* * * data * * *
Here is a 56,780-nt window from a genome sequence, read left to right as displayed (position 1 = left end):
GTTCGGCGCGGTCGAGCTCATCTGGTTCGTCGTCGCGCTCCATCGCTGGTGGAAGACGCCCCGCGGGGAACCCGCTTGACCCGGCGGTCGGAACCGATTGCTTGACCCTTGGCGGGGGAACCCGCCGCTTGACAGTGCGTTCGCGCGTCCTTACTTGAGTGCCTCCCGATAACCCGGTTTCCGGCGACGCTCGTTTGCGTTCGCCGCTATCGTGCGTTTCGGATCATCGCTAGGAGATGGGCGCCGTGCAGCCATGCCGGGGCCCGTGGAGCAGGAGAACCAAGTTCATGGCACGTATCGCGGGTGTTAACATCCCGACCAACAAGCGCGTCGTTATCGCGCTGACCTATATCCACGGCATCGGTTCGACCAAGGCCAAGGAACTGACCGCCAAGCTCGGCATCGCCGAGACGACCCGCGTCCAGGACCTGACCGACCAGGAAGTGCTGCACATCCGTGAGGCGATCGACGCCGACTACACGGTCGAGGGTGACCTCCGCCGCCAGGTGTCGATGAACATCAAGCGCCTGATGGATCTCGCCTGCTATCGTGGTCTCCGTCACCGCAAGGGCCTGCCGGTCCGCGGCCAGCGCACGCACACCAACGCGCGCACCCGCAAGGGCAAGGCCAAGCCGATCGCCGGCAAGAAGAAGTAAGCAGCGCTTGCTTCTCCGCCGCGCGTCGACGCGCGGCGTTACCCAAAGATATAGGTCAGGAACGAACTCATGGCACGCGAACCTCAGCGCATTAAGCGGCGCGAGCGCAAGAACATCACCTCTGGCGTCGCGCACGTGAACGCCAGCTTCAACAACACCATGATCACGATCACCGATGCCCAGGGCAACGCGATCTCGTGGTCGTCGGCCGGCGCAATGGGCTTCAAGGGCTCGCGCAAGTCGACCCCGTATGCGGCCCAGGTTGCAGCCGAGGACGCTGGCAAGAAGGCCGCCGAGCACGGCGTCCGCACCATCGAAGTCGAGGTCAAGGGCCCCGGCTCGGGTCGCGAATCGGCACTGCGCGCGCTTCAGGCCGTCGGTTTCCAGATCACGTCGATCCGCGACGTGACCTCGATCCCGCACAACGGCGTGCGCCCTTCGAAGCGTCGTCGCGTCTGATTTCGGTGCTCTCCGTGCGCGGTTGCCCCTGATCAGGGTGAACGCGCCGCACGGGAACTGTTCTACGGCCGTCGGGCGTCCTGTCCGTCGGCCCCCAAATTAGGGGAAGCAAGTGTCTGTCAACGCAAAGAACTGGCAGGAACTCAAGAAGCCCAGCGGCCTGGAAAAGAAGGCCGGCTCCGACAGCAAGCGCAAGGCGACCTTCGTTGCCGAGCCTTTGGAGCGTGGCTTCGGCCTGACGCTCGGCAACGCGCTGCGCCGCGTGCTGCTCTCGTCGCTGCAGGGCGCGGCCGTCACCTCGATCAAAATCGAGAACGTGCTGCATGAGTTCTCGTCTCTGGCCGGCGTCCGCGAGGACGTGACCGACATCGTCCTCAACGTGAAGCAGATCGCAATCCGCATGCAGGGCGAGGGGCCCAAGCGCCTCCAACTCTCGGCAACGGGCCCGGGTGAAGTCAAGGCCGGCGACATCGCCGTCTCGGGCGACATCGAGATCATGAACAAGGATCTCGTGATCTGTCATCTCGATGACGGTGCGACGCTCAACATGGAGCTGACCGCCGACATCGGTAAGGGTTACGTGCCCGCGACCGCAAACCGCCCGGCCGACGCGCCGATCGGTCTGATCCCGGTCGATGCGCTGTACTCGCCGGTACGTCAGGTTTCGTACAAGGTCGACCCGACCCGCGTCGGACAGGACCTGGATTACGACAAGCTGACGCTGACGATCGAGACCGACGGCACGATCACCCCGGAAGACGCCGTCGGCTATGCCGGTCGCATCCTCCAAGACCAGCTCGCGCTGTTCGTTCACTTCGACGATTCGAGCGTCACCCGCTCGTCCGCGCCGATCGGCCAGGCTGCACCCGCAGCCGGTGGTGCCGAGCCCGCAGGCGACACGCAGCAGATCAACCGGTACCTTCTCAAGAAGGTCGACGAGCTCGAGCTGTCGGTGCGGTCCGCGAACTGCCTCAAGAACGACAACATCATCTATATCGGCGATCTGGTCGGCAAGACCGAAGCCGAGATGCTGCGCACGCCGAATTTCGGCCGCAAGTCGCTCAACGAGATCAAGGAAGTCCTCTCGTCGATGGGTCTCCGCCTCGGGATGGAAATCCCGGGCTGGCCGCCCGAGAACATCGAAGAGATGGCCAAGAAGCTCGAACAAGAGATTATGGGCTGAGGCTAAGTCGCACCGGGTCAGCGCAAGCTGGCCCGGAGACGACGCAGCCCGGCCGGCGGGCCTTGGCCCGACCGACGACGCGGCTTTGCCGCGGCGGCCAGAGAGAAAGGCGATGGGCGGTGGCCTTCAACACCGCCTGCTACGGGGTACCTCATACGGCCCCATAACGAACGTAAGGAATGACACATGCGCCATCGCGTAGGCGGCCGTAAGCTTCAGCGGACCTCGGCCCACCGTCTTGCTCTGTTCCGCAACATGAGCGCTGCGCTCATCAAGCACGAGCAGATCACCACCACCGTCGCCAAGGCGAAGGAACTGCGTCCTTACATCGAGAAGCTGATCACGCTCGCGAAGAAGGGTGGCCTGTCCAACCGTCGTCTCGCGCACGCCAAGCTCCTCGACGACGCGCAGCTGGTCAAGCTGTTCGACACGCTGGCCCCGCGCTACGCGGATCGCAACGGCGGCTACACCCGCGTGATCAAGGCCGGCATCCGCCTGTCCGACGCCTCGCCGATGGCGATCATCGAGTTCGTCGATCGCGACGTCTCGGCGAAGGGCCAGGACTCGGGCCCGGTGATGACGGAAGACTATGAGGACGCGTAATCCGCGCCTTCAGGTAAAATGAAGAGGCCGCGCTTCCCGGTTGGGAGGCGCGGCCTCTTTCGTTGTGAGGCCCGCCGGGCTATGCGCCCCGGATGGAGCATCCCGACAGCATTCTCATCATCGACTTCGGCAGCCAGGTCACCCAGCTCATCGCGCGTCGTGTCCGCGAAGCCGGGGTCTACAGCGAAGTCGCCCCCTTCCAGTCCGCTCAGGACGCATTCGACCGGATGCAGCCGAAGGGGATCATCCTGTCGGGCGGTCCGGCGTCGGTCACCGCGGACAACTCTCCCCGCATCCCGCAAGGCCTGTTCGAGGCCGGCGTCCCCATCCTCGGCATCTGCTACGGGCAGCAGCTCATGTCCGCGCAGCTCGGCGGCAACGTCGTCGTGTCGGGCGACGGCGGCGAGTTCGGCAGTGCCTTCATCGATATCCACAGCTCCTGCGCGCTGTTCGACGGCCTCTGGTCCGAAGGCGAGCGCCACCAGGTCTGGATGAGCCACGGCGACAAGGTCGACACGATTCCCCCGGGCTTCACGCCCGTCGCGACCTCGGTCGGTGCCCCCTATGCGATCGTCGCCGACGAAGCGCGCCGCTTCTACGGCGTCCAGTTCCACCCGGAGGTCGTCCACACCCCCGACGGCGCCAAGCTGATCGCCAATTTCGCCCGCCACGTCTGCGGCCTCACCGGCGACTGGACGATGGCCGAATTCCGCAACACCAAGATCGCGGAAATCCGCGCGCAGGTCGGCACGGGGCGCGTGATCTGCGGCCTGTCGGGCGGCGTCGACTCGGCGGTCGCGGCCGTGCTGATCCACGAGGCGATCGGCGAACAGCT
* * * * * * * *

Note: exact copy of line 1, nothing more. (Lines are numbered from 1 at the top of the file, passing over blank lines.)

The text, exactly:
Here is a 56,780-nt window from a genome sequence, read left to right as displayed (position 1 = left end):